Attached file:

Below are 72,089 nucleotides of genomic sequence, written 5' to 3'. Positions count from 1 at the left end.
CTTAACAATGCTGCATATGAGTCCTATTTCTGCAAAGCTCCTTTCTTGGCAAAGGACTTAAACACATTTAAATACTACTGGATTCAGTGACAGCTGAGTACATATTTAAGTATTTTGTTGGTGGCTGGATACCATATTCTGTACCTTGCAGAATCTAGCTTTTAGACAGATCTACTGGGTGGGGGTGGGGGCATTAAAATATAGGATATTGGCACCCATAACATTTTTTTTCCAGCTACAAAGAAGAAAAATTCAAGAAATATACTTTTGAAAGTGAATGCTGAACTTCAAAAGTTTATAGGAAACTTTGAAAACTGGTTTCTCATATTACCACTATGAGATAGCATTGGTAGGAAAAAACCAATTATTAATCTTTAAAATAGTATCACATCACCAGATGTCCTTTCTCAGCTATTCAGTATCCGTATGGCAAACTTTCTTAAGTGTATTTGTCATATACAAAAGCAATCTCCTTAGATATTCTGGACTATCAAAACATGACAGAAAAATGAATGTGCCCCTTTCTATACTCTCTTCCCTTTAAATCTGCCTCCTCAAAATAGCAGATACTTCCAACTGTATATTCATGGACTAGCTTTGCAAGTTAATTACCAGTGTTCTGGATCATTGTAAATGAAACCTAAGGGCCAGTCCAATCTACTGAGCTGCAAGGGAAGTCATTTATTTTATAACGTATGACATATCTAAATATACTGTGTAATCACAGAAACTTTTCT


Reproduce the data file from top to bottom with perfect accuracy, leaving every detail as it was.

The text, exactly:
Below are 72,089 nucleotides of genomic sequence, written 5' to 3'. Positions count from 1 at the left end.
CTTAACAATGCTGCATATGAGTCCTATTTCTGCAAAGCTCCTTTCTTGGCAAAGGACTTAAACACATTTAAATACTACTGGATTCAGTGACAGCTGAGTACATATTTAAGTATTTTGTTGGTGGCTGGATACCATATTCTGTACCTTGCAGAATCTAGCTTTTAGACAGATCTACTGGGTGGGGGTGGGGGCATTAAAATATAGGATATTGGCACCCATAACATTTTTTTTCCAGCTACAAAGAAGAAAAATTCAAGAAATATACTTTTGAAAGTGAATGCTGAACTTCAAAAGTTTATAGGAAACTTTGAAAACTGGTTTCTCATATTACCACTATGAGATAGCATTGGTAGGAAAAAACCAATTATTAATCTTTAAAATAGTATCACATCACCAGATGTCCTTTCTCAGCTATTCAGTATCCGTATGGCAAACTTTCTTAAGTGTATTTGTCATATACAAAAGCAATCTCCTTAGATATTCTGGACTATCAAAACATGACAGAAAAATGAATGTGCCCCTTTCTATACTCTCTTCCCTTTAAATCTGCCTCCTCAAAATAGCAGATACTTCCAACTGTATATTCATGGACTAGCTTTGCAAGTTAATTACCAGTGTTCTGGATCATTGTAAATGAAACCTAAGGGCCAGTCCAATCTACTGAGCTGCAAGGGAAGTCATTTATTTTATAACGTATGACATATCTAAATATACTGTGTAATCACAGAAACTTTTCT